2. Henrik Sedin (2010-2011) - Henrik Sedin took the lessons of Markus Naslund and Trevor Linden and captained the team with as much class as anyone. On the ice he led the greatest team in Canucks history while off the ice he dealt with more media and community demands than anyone before him. He did it all with a level of elegance not seen before.

1. Trevor Linden (1990-1997) - Linden was the obvious choice to take over the captaincy from Smyl in 1990, even though he was just 20 years old. He shared the captaincy with Doug Lidster and Dan Quinn that first year. From 1991 through 1997 Linden captained one of the best eras in Canucks history, highlighted by the 1994 Stanley Cup final appearance. Along the way Linden represented not just the organization with the desired attributes necessary to be a Canuck, but he came to represent the entire city and province with class and good citizenship. He will go down forever as a great hockey warrior and favorite son.

October 07, 2019

Greatest European Ever?

Nicklas Lidstrom has his autobiography out. It is a quick, easy read. Nothing terribly shocking or controversial in it, but a good trip down memory lane.

I particularly enjoyed the talk of his childhood and his admiration of the great Swedish and European hockey pioneer Borje Salming. Salming was the first European trained player to truly establish himself as a star in the National Hockey League.

When it comes down to the question "who is the greatest NHL European trained player ever?" both Salming and Lidstrom are near the top of the pack. Along with the likes of Alexander Ovechkin, Jaromir Jagr and Dominik Hasek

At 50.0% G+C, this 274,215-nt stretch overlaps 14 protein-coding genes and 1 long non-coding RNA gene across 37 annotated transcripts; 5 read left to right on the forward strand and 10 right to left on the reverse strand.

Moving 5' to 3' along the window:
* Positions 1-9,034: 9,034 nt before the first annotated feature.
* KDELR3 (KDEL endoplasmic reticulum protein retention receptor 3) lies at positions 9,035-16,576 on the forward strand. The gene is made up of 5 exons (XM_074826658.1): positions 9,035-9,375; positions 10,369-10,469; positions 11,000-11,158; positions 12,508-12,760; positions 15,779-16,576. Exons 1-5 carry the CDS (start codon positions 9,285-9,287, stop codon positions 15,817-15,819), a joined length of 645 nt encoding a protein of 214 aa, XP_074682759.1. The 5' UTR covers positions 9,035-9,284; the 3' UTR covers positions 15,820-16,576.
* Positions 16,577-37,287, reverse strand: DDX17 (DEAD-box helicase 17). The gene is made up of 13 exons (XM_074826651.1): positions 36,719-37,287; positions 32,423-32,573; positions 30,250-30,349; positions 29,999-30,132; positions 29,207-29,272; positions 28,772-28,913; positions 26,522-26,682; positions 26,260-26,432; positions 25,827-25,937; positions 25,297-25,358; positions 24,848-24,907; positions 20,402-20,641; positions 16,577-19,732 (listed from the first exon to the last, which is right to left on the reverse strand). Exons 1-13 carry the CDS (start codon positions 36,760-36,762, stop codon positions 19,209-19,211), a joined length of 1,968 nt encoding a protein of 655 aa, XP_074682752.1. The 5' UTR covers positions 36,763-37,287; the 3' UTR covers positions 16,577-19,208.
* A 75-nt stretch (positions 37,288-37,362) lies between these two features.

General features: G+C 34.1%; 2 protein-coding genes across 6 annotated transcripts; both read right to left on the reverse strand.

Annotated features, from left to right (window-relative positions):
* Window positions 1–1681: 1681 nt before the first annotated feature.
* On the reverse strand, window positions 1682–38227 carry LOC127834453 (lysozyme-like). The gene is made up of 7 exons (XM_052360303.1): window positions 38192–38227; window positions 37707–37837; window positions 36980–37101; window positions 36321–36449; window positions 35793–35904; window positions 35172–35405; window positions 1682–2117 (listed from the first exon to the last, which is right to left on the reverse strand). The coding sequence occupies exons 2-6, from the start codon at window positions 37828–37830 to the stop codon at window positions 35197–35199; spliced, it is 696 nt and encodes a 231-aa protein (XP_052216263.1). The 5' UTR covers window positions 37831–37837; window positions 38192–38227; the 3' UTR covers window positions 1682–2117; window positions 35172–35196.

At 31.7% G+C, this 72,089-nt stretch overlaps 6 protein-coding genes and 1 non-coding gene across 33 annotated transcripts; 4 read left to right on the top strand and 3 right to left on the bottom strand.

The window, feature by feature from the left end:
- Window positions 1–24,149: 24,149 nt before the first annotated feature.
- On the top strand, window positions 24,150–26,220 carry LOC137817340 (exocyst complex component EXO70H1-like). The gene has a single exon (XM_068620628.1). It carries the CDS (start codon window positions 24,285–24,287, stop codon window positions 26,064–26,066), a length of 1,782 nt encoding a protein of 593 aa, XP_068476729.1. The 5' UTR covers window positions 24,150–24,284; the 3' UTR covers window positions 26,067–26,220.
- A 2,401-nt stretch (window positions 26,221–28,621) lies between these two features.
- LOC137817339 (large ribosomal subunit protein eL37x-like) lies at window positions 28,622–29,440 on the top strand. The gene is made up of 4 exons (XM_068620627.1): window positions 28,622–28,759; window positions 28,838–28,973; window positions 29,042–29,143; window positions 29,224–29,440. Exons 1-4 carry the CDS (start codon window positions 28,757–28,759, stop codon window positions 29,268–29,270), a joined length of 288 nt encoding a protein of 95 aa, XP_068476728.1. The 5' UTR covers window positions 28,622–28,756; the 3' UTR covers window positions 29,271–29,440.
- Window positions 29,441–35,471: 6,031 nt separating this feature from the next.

There is no shortage of candidates nowadays. When I was a kid it was basically Salming, a young Jari Kurri who still has never truly shaken the label of Gretzky's winger, and a few talented but at times enigmatic stars like Kent Nilsson and Hakan Loob.

Of course there were the Eastern Block stars, notably the Soviets, who were unable to play in the NHL. Igor Larionov and Viacheslav Fetisov in particular established themselves as solid NHL stars late in their careers but were never able to compete in the NHL in their true primes.

Nowadays Canadian kids grow up dreaming of being the next Teemu Selanne, Sergei Fedorov, Pavel Bure or Pavel Datsyuk. And with the likes of Elias Pettersson and Nikita Kucherov this is no trend, but something that will continue forever.

Who is the greatest European hockey player ever? Who is the best European hockey player ever? As you know, in my estimation those are two very different questions.

The greatest means who had the best career, made the most impact, had the greatest legacy. I will always rank Salming high in this regard, along with Ovechkin and Jagr. Best means who was the best player, and when you break it down I still think Sergei Fedorov as about as perfect of a forward as hockey has ever seen. And the same can be said of Lidstrom on the back end.

Who is the greatest? Who is the best? I don't really know, its too tough of a choice! I'm just happy to say I've seen them all and then some